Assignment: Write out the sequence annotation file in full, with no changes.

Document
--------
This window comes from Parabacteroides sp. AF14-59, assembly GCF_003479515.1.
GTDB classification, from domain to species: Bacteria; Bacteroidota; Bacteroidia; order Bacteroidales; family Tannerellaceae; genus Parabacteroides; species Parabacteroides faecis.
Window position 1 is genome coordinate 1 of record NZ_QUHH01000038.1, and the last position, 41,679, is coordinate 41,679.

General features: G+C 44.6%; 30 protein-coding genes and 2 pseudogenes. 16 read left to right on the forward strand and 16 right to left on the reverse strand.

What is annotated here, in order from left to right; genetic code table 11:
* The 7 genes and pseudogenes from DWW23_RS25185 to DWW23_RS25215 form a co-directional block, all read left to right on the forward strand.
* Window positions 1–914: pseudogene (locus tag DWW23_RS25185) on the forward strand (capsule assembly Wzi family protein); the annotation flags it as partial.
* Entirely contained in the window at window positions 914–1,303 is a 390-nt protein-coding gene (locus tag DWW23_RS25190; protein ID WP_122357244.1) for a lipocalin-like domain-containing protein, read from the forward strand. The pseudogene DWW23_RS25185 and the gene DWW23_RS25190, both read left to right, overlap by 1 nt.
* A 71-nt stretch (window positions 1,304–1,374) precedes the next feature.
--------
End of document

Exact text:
This window comes from Parabacteroides sp. AF14-59, assembly GCF_003479515.1.
GTDB classification, from domain to species: Bacteria; Bacteroidota; Bacteroidia; order Bacteroidales; family Tannerellaceae; genus Parabacteroides; species Parabacteroides faecis.
Window position 1 is genome coordinate 1 of record NZ_QUHH01000038.1, and the last position, 41,679, is coordinate 41,679.

General features: G+C 44.6%; 30 protein-coding genes and 2 pseudogenes. 16 read left to right on the forward strand and 16 right to left on the reverse strand.

What is annotated here, in order from left to right; genetic code table 11:
* The 7 genes and pseudogenes from DWW23_RS25185 to DWW23_RS25215 form a co-directional block, all read left to right on the forward strand.
* Window positions 1–914: pseudogene (locus tag DWW23_RS25185) on the forward strand (capsule assembly Wzi family protein); the annotation flags it as partial.
* Entirely contained in the window at window positions 914–1,303 is a 390-nt protein-coding gene (locus tag DWW23_RS25190; protein ID WP_122357244.1) for a lipocalin-like domain-containing protein, read from the forward strand. The pseudogene DWW23_RS25185 and the gene DWW23_RS25190, both read left to right, overlap by 1 nt.
* A 71-nt stretch (window positions 1,304–1,374) precedes the next feature.